Posted on February 5, 2021
⭐⭐⭐Rating: 3 out of 5.
Meet the Gogartys; cantankerous gran Millie (whose eccentricities include a penchant for petty-theft and reckless driving); bitter downtrodden son Kevin (erstwhile journalist whose stay-at-home parenting is pushing him to the brink); and habitually moody, disaffected teenage daughter Aideen.
When Gran’s arrested yet again for shoplifting, Aideen’s rebelliousness has reached new heights and Kevin’s still not found work, he realises he needs to take action. With the appointment of a home carer for his mother, his daughter sent away to boarding school to focus on her studies and more time for him to reboot his job-hunt, surely everything will work out just fine. But as the story unfolds nothing goes according to plan and as the calm starts to descend into chaos we’re taken on a hilarious multiple-perspective roller-coaster ride that is as relatable as it is far-fetched.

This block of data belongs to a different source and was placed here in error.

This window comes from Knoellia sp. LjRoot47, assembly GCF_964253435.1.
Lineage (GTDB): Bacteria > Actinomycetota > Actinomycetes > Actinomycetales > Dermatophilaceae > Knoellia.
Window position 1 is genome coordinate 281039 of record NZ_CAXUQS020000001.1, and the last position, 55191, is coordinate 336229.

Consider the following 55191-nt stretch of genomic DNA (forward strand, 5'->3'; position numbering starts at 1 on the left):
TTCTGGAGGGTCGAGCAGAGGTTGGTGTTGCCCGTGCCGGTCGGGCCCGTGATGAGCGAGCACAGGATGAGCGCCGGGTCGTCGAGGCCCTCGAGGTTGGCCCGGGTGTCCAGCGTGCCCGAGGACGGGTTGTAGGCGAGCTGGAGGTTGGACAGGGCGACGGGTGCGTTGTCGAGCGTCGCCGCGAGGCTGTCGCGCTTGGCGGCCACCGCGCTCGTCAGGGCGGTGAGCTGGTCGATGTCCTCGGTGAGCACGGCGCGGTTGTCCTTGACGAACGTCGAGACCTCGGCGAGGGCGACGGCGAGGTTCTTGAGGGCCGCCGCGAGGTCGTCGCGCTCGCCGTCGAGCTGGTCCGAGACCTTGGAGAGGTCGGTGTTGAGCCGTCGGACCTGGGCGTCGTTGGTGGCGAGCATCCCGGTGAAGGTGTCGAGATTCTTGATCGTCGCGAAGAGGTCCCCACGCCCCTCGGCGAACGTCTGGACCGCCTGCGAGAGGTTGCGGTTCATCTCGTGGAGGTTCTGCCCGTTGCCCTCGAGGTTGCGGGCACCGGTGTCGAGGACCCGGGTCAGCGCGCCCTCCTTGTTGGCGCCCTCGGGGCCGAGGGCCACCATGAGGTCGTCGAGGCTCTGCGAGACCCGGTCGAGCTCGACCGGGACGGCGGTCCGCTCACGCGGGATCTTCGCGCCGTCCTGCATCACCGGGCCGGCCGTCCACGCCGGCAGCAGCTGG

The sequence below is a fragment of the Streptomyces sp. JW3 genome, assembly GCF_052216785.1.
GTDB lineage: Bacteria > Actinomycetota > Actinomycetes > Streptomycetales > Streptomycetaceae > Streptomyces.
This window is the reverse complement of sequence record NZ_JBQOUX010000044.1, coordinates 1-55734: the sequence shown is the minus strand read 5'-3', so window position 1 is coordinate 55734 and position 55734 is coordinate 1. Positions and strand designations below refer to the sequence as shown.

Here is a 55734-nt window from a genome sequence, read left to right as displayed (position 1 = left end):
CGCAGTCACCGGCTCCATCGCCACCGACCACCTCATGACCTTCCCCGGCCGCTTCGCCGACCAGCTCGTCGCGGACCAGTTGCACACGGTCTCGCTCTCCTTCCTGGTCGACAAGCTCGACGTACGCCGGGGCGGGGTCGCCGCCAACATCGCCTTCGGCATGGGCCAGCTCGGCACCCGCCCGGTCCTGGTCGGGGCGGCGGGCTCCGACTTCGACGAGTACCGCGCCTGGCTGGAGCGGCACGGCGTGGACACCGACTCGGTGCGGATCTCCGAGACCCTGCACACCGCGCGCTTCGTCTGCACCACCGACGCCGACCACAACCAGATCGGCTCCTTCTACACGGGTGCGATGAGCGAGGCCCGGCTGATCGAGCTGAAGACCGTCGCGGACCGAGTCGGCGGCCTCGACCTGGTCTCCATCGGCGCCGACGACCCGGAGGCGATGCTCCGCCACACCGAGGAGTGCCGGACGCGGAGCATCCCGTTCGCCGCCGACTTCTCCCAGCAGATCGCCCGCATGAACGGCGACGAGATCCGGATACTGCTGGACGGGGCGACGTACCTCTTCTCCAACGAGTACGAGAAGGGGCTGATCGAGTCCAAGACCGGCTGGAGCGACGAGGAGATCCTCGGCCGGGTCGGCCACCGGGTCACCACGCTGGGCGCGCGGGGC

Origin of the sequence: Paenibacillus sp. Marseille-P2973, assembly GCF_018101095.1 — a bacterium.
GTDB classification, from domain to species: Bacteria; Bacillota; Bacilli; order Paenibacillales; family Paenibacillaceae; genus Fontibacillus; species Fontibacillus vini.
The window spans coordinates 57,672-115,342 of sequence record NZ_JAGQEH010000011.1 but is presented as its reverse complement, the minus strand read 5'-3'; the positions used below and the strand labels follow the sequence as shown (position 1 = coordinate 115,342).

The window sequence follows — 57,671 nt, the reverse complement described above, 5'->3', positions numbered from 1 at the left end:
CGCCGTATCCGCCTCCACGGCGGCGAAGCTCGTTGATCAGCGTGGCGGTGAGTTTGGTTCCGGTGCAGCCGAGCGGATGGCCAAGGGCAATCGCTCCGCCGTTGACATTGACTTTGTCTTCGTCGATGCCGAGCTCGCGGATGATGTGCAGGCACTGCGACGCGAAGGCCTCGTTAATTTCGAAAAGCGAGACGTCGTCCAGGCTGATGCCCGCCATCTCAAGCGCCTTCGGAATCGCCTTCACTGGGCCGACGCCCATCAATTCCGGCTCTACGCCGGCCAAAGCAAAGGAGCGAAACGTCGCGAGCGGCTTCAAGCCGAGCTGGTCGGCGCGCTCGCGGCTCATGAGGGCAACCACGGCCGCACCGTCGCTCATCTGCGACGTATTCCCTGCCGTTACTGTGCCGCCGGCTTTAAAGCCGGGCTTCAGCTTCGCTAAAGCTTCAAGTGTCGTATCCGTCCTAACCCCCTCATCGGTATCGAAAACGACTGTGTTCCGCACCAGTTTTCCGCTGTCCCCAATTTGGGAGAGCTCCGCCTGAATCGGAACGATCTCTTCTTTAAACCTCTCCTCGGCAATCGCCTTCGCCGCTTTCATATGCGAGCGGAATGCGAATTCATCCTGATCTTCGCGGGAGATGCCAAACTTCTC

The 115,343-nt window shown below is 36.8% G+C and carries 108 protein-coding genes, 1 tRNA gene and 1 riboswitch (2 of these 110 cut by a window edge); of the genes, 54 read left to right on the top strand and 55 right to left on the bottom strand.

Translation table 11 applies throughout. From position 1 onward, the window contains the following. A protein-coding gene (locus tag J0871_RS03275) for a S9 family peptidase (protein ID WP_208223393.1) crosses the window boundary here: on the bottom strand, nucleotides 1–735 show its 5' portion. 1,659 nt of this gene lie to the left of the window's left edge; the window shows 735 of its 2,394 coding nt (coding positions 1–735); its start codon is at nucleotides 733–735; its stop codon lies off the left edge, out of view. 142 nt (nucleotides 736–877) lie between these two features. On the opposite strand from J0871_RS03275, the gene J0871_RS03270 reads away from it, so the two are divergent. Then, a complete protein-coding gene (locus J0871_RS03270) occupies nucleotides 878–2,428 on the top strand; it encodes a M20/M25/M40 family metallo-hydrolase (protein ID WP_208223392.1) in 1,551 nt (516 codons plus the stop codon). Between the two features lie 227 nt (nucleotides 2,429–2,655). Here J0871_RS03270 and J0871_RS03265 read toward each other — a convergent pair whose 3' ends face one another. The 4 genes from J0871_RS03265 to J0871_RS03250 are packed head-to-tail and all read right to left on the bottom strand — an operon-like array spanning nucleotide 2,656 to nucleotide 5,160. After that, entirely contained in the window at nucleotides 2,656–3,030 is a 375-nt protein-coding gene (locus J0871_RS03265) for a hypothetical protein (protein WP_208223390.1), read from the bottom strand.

More of a curate’s egg than Good Eggs, really. Rebecca Hardiman has peopled her debut novel with whimsical stock Irish characters – the granny, a bit of a kleptomaniac; the guy having a midlife crisis; the stroppy misunderstood teenager etc. She writes cleanly and the story flows along quite steadily. The problem, for me, was that I’ve read it all before and in stories that were livelier and that captured my imagination. I couldn’t work up any sympathy or liking for the Gogartys and, at times, just longed for the over-written granny to calm it down a bit.
I’d rate Good Eggs as a potboiler, a quick easy read to pass an afternoon but, sadly, lacking the depth and charisma I look for in Irish based novels.
I voluntarily read and reviewed an advanced copy of this book. All thoughts and opinions are my own.